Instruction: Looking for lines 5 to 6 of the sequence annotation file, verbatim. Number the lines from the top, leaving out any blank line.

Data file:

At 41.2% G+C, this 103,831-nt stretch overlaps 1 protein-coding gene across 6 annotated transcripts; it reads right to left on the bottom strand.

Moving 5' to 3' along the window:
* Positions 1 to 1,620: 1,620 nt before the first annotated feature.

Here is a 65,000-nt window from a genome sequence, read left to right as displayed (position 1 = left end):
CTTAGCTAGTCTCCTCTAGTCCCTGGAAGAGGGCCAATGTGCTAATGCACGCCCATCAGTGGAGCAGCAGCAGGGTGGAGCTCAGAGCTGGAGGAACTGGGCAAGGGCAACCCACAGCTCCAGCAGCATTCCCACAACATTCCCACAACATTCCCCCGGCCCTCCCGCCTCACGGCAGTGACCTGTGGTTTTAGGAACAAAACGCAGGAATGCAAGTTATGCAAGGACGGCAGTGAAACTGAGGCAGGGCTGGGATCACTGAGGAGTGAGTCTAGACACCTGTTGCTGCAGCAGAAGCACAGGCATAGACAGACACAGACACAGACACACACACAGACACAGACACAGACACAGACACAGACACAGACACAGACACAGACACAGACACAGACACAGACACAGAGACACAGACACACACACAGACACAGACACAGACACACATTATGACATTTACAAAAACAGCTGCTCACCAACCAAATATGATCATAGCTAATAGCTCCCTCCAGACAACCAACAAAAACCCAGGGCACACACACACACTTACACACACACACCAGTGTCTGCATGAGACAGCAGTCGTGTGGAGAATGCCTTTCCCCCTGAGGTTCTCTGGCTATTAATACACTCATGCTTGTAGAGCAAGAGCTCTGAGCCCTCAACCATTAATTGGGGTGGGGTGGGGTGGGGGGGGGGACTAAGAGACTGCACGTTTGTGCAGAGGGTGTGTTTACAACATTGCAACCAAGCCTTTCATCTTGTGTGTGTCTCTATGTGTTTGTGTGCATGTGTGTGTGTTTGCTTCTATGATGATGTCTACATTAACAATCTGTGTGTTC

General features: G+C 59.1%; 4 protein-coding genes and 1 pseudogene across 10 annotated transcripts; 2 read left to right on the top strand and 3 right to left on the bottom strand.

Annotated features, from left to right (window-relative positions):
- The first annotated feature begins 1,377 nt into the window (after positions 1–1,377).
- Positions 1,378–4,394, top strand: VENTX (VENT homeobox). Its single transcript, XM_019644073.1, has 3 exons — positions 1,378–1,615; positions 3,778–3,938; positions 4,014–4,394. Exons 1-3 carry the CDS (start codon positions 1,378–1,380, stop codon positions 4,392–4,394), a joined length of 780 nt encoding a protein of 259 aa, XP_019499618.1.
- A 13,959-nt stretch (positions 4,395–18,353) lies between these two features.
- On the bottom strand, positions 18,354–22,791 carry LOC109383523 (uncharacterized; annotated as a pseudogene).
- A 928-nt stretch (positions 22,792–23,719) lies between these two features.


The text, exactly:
CTTAGCTAGTCTCCTCTAGTCCCTGGAAGAGGGCCAATGTGCTAATGCACGCCCATCAGTGGAGCAGCAGCAGGGTGGAGCTCAGAGCTGGAGGAACTGGGCAAGGGCAACCCACAGCTCCAGCAGCATTCCCACAACATTCCCACAACATTCCCCCGGCCCTCCCGCCTCACGGCAGTGACCTGTGGTTTTAGGAACAAAACGCAGGAATGCAAGTTATGCAAGGACGGCAGTGAAACTGAGGCAGGGCTGGGATCACTGAGGAGTGAGTCTAGACACCTGTTGCTGCAGCAGAAGCACAGGCATAGACAGACACAGACACAGACACACACACAGACACAGACACAGACACAGACACAGACACAGACACAGACACAGACACAGACACAGACACAGACACAGAGACACAGACACACACACAGACACAGACACAGACACACATTATGACATTTACAAAAACAGCTGCTCACCAACCAAATATGATCATAGCTAATAGCTCCCTCCAGACAACCAACAAAAACCCAGGGCACACACACACACTTACACACACACACCAGTGTCTGCATGAGACAGCAGTCGTGTGGAGAATGCCTTTCCCCCTGAGGTTCTCTGGCTATTAATACACTCATGCTTGTAGAGCAAGAGCTCTGAGCCCTCAACCATTAATTGGGGTGGGGTGGGGTGGGGGGGGGGACTAAGAGACTGCACGTTTGTGCAGAGGGTGTGTTTACAACATTGCAACCAAGCCTTTCATCTTGTGTGTGTCTCTATGTGTTTGTGTGCATGTGTGTGTGTTTGCTTCTATGATGATGTCTACATTAACAATCTGTGTGTTC

General features: G+C 59.1%; 4 protein-coding genes and 1 pseudogene across 10 annotated transcripts; 2 read left to right on the top strand and 3 right to left on the bottom strand.